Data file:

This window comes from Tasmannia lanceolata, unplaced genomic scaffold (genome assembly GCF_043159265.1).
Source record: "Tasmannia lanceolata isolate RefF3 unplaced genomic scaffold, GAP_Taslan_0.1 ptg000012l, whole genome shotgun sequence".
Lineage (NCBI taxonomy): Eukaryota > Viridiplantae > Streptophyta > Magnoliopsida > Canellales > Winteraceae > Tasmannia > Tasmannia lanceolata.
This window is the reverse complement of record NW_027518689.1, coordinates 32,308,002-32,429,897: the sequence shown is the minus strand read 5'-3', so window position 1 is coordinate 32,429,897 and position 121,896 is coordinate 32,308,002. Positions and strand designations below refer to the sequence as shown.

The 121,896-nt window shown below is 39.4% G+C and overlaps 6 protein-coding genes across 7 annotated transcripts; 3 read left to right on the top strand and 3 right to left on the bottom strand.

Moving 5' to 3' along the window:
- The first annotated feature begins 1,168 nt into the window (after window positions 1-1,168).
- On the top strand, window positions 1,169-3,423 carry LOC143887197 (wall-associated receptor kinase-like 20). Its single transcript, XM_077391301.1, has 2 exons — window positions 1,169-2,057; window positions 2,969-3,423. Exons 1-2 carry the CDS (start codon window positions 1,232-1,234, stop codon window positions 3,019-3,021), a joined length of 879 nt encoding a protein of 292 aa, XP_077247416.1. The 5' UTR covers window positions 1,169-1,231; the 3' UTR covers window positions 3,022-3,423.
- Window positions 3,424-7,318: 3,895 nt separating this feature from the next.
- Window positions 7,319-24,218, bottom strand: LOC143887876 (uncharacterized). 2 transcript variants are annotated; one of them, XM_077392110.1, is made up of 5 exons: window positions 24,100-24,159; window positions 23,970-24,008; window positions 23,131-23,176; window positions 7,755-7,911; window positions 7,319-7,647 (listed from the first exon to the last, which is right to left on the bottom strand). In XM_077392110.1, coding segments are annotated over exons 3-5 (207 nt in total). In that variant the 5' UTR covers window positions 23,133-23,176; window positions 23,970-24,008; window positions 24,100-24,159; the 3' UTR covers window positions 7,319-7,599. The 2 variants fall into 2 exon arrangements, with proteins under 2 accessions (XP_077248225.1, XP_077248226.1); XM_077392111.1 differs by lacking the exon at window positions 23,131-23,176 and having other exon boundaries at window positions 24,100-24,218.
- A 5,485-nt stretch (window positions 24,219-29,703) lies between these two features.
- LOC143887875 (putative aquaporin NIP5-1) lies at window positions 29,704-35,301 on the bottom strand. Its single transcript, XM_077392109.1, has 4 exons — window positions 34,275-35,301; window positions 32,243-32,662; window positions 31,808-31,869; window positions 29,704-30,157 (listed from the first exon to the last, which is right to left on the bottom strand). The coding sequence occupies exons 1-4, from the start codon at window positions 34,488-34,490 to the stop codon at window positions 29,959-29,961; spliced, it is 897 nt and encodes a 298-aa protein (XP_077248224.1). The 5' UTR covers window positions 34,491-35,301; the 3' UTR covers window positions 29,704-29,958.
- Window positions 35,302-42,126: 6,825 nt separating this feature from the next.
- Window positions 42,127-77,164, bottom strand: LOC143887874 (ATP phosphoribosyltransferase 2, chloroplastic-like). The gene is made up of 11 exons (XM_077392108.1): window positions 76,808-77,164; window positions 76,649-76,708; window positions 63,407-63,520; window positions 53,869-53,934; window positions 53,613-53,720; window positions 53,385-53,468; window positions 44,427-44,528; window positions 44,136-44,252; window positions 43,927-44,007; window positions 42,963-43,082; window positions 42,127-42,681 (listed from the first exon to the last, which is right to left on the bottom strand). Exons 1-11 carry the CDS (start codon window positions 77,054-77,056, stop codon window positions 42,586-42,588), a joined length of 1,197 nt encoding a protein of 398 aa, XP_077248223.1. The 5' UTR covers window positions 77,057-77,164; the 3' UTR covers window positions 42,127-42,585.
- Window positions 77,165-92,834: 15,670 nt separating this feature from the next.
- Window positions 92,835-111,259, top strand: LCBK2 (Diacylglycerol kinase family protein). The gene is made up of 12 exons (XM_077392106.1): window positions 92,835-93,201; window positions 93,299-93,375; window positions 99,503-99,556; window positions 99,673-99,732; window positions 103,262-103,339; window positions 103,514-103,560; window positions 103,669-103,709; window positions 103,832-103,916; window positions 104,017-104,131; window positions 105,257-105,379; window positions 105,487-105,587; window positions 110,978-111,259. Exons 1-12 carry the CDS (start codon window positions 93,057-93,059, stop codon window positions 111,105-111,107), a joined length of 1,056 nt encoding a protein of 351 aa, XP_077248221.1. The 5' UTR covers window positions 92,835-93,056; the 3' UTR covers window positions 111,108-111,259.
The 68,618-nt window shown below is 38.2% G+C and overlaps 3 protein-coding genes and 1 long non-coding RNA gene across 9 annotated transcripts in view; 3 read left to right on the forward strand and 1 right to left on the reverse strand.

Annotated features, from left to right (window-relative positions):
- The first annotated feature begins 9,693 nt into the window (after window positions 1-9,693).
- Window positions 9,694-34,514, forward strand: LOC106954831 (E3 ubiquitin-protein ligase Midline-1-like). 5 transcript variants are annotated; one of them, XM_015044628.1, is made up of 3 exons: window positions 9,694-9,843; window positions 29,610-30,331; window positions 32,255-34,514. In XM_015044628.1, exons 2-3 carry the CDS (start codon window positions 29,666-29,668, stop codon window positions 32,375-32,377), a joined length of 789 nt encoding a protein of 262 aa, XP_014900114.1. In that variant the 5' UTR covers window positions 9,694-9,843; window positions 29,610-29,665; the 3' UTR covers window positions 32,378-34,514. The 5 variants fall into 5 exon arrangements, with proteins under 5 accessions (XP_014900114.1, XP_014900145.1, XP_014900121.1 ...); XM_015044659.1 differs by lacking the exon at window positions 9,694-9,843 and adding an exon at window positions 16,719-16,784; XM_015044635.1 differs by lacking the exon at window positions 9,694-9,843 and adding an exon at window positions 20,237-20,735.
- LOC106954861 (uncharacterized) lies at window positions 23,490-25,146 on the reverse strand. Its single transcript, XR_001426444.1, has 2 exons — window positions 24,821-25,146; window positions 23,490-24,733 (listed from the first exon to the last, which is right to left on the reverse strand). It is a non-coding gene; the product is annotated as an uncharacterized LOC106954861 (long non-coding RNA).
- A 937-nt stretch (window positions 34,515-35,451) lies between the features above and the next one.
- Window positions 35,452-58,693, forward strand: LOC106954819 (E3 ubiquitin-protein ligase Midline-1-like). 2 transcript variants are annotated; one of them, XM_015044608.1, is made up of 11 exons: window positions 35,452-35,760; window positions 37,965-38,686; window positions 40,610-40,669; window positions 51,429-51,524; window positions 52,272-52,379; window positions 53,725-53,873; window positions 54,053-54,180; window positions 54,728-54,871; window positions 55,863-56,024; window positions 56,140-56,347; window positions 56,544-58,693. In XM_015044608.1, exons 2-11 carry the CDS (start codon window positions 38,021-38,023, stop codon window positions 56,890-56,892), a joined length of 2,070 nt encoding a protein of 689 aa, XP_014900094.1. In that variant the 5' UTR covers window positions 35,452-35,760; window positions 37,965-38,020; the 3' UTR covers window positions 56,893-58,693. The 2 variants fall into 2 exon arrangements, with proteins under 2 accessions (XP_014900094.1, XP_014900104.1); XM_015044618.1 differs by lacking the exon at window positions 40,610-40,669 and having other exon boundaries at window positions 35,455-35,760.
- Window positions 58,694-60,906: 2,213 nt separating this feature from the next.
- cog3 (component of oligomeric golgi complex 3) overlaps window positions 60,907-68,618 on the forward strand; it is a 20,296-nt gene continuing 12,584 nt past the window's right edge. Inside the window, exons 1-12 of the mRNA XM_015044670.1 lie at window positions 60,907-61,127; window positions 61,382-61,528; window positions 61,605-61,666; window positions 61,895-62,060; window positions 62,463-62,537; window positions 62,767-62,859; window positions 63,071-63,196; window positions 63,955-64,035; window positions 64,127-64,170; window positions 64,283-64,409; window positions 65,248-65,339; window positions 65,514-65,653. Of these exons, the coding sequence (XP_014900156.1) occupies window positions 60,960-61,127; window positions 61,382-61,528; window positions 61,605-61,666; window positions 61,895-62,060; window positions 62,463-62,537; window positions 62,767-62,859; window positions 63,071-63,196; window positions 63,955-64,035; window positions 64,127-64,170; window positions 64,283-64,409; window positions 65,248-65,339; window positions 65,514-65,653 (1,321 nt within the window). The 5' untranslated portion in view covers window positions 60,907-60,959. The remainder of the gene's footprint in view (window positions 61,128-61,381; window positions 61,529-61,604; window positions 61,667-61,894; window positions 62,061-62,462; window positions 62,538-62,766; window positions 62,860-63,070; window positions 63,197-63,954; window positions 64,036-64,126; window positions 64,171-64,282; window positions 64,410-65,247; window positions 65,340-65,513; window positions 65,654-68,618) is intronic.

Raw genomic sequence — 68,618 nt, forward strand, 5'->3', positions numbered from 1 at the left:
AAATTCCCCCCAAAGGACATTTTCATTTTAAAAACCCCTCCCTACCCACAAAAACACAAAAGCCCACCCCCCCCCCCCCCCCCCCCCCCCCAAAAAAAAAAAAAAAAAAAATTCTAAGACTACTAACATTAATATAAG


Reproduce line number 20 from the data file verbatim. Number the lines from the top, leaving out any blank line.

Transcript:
- Window positions 9,694-34,514, forward strand: LOC106954831 (E3 ubiquitin-protein ligase Midline-1-like). 5 transcript variants are annotated; one of them, XM_015044628.1, is made up of 3 exons: window positions 9,694-9,843; window positions 29,610-30,331; window positions 32,255-34,514. In XM_015044628.1, exons 2-3 carry the CDS (start codon window positions 29,666-29,668, stop codon window positions 32,375-32,377), a joined length of 789 nt encoding a protein of 262 aa, XP_014900114.1. In that variant the 5' UTR covers window positions 9,694-9,843; window positions 29,610-29,665; the 3' UTR covers window positions 32,378-34,514. The 5 variants fall into 5 exon arrangements, with proteins under 5 accessions (XP_014900114.1, XP_014900145.1, XP_014900121.1 ...); XM_015044659.1 differs by lacking the exon at window positions 9,694-9,843 and adding an exon at window positions 16,719-16,784; XM_015044635.1 differs by lacking the exon at window positions 9,694-9,843 and adding an exon at window positions 20,237-20,735.